Following that Death of Abba Kyari, The Economist of London has said that Abba Kyari, the late chief of staff to President Muhammadu Buhari, tried to clean up the Corruption in Nigeria before his demise.
In a piece published on Thursday, Kyari was described as “a largely honourable man” who wanted the best for his country.
The Economist said Kyari was often bothered about the degree of corruption in the country and thought of ways to end it.
An instance was cited on how the boss of an energy company “forgot” a bag stuffed with $100 bills at his office but Kyari was quoted to have said: “much too much of our work is spent on stopping our own people stealing”.
While Mr Kyari was alive, others were much less kind. Many saw him as the figurehead for a shadowy cabal that controlled policy and appointments, and granted favours and contracts,” the piece read.
“Cabinet ministers grumbled that they could not get past his door to discuss important issues with a distant and apathetic president. Mr Kyari’s economic thinking, which seemed stuck in the 1970s, was also criticised.
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“There was some truth to these accusations. Yet there is also a broader parable of Mr Kyari. It is one of a largely honourable man who went to the heart of a thoroughly corrupt and dysfunctional system, aiming to reform it—but who struggled to overcome its inertia amid a series of crises.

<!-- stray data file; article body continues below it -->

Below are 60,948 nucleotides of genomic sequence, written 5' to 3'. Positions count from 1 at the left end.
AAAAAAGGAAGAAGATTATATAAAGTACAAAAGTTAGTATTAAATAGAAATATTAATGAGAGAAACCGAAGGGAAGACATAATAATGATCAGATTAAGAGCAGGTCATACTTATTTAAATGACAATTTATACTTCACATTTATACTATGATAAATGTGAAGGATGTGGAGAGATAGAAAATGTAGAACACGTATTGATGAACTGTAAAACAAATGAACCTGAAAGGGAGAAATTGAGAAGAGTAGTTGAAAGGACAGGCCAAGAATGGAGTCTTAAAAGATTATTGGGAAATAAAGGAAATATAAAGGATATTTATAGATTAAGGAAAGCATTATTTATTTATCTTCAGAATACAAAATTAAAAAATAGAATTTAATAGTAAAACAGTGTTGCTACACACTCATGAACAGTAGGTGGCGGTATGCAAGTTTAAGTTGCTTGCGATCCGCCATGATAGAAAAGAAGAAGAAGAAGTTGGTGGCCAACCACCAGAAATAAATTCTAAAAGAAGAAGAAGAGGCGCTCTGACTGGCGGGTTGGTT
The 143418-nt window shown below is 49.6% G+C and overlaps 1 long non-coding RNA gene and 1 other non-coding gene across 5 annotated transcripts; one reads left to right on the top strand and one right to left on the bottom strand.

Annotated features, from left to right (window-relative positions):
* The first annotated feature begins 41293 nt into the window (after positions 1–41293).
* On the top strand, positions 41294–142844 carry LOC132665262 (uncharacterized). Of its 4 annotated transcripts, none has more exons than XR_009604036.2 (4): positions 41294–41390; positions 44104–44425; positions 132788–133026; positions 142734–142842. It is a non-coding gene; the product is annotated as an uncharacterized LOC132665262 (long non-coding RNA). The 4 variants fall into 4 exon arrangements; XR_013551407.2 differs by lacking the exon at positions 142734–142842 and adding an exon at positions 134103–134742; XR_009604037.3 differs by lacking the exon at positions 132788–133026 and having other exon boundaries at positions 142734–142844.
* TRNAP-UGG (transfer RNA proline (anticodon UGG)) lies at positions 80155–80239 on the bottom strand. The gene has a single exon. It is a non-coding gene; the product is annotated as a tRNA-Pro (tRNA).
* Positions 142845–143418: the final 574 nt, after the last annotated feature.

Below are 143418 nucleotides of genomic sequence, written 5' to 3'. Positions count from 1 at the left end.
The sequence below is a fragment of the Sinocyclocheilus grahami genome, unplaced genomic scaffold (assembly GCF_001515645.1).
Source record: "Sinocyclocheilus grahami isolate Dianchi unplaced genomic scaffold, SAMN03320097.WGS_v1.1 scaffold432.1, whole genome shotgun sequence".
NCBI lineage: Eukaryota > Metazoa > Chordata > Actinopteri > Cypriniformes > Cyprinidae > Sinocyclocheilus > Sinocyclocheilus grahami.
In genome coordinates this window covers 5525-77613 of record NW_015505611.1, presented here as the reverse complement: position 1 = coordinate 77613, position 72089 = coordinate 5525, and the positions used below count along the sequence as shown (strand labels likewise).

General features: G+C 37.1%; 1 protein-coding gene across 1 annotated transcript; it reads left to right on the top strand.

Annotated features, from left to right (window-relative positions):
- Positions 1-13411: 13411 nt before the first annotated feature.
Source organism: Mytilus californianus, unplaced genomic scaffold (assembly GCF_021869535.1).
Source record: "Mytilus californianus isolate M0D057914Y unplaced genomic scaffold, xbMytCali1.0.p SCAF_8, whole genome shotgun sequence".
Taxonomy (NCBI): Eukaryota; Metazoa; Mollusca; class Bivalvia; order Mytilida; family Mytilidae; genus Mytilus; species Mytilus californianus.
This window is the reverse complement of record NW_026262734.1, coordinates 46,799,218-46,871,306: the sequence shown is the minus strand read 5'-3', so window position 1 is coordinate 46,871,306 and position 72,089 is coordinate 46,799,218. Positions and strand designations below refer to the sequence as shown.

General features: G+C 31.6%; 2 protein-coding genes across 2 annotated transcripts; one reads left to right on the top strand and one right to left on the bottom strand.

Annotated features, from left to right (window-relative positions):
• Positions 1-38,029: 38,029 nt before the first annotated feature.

“He was known to turn down offers of free upgrades to first class (he thought it vulgar) before taking his seat in business class on British Airways flights.
“The corruption and decay of Nigeria’s state, and the inequality they bred, dismayed and worried him. Nigeria had to change, he argued. The question was whether it would be through orderly reform or chaotic breakdown.”
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The publication said it is unfortunate that Kyari served in a government which took power after crash in oil prices pushed the country into recession.
It said the late chief of staff had hoped that Buhari’s second term “would provide an opportunity to liberalise the corrupt oil and gas industries by making contracts and licences more transparent and taking them out from under the thumb of politicians.”